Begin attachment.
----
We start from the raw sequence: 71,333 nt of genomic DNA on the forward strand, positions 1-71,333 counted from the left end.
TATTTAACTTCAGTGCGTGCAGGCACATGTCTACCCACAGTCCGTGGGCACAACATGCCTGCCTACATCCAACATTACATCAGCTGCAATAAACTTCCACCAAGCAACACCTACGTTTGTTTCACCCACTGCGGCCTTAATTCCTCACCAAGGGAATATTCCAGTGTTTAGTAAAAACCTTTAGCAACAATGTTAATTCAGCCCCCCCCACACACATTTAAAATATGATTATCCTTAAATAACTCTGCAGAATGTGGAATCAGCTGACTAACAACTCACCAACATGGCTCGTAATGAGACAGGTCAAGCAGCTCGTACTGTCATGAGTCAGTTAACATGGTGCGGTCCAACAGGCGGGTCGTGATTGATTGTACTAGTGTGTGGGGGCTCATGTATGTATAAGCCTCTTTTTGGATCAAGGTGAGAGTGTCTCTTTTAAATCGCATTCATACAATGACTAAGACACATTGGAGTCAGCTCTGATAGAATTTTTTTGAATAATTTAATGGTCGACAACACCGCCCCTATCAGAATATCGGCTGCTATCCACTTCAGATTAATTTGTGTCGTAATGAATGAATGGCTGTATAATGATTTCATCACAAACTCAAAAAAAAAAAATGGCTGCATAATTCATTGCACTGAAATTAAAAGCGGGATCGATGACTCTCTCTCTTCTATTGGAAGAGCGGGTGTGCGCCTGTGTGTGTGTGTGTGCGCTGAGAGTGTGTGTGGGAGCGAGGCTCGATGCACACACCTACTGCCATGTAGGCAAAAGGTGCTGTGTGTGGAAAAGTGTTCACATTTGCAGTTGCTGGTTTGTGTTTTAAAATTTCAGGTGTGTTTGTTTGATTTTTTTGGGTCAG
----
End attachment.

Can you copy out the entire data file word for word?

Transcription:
We start from the raw sequence: 71,333 nt of genomic DNA on the forward strand, positions 1-71,333 counted from the left end.
TATTTAACTTCAGTGCGTGCAGGCACATGTCTACCCACAGTCCGTGGGCACAACATGCCTGCCTACATCCAACATTACATCAGCTGCAATAAACTTCCACCAAGCAACACCTACGTTTGTTTCACCCACTGCGGCCTTAATTCCTCACCAAGGGAATATTCCAGTGTTTAGTAAAAACCTTTAGCAACAATGTTAATTCAGCCCCCCCCACACACATTTAAAATATGATTATCCTTAAATAACTCTGCAGAATGTGGAATCAGCTGACTAACAACTCACCAACATGGCTCGTAATGAGACAGGTCAAGCAGCTCGTACTGTCATGAGTCAGTTAACATGGTGCGGTCCAACAGGCGGGTCGTGATTGATTGTACTAGTGTGTGGGGGCTCATGTATGTATAAGCCTCTTTTTGGATCAAGGTGAGAGTGTCTCTTTTAAATCGCATTCATACAATGACTAAGACACATTGGAGTCAGCTCTGATAGAATTTTTTTGAATAATTTAATGGTCGACAACACCGCCCCTATCAGAATATCGGCTGCTATCCACTTCAGATTAATTTGTGTCGTAATGAATGAATGGCTGTATAATGATTTCATCACAAACTCAAAAAAAAAAAATGGCTGCATAATTCATTGCACTGAAATTAAAAGCGGGATCGATGACTCTCTCTCTTCTATTGGAAGAGCGGGTGTGCGCCTGTGTGTGTGTGTGTGCGCTGAGAGTGTGTGTGGGAGCGAGGCTCGATGCACACACCTACTGCCATGTAGGCAAAAGGTGCTGTGTGTGGAAAAGTGTTCACATTTGCAGTTGCTGGTTTGTGTTTTAAAATTTCAGGTGTGTTTGTTTGATTTTTTTGGGTCAG